Gov: LPA Research



Across the nation, reaction to the 2010 health care legislation that made its way through the House seemed to echo the bitter division in Washington. While people referred to the legislation as “health care,” “health reform,” “health care insurance reform,” and “health insurance reform,” the actual title of the bill is something else entirely: the Patient Protection and Affordable Care Act and the Health Care and Education Reconciliation Act of 2010. Republicans see the new law as a government takeover produced by back room deals and rammed through Congress. Most Democrats hailed it as historic, and President Obama declared that the law will set in motion reforms that generations of Americans have fought for and marched for and hungered to see. Meanwhile, progressives who had long called for a Medicare for all system were disappointed by the legislation, which builds on the U.S.’s private, employer-based insurance system.

The American Health Care Act, backed by President Donald Trump and House Speaker Paul Ryan, would partially repeal and replace the Affordable Care Act, aka Obamacare, and could dramatically impact health insurance for tens of millions of Americans. The House GOP bill has some similarities to Obamacare. It requires insurers to take on customers regardless of any pre-existing condition. It provides subsidies to people, in the form of tax credits, to buy insurance on the individual market. And it tries to encourage people to stay insured. But the similarities end there. The bill spends less on fewer subsidies, reduces Medicaid spending by large amounts, and uses the savings to eliminate taxes on wealthier Americans and medical companies imposed by the Affordable Care Act.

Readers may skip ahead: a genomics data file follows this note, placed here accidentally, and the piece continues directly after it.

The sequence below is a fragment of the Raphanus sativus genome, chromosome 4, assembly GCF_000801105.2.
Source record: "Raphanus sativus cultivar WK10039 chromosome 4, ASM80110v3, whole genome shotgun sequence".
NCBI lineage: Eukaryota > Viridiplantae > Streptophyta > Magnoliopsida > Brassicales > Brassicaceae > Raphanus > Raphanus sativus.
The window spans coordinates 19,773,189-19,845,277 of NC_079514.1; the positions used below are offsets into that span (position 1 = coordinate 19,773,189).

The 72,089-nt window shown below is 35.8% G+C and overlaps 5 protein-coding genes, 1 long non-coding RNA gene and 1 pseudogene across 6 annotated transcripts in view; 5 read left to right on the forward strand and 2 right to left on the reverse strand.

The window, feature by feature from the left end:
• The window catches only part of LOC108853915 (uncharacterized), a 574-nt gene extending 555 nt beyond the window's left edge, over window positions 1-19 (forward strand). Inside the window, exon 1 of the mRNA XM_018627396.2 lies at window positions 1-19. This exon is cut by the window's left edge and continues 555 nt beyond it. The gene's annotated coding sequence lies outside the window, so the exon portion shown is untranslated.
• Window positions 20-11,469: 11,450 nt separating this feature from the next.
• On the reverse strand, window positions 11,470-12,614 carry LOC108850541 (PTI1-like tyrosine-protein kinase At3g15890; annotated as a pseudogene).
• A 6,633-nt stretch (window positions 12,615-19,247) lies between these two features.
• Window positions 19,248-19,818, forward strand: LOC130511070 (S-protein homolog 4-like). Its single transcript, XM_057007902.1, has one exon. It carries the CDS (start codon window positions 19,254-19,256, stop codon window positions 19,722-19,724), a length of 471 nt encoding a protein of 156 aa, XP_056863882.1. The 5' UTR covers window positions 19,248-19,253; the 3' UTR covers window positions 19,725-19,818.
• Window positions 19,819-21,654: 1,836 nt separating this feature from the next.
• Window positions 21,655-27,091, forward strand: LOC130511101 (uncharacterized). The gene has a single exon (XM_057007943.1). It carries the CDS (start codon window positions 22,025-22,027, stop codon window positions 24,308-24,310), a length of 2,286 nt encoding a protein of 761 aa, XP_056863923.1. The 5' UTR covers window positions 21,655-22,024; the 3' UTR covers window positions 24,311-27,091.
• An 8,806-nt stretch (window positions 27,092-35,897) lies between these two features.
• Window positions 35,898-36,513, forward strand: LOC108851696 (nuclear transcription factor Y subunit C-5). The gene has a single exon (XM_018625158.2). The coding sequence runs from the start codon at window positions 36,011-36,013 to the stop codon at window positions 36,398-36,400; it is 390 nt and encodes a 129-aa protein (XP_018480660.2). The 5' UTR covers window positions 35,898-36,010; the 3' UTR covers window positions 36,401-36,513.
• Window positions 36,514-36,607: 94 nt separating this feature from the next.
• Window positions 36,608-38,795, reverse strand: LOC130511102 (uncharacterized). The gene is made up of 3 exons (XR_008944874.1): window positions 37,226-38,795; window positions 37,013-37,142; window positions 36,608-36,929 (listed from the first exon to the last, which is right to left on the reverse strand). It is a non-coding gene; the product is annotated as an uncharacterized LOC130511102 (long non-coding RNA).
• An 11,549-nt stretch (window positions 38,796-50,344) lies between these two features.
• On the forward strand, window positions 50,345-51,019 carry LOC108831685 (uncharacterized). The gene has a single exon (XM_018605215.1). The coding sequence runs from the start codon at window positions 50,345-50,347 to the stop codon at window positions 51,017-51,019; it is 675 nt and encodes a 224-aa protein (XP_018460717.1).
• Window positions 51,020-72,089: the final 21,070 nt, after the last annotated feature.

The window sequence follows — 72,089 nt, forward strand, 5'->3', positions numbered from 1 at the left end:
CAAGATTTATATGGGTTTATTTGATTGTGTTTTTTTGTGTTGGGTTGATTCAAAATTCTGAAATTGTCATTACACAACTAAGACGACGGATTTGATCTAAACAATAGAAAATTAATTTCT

Vocabulary
Preferred Provider Organization (PPO)
Health Maintenance Organization (HMO)
group insurance market
individual insurance market
Health Savings Account (HSA)
Health Reimbursement Account (HRA)
Medicare
Medicaid
Consolidated Omnibus Budget Reconciliation Act (COBRA)
Children Health Insurance Program (CHIP or SCHIP)
pre-existing condition
medical underwriting
rescission
medical bankruptcy
premium
deductible

Major Players
People
Health Insurance Companies
Government
Businesses
Healthcare Providers (doctors, nurses, etc.)
Hospitals
Pharmaceutical Companies

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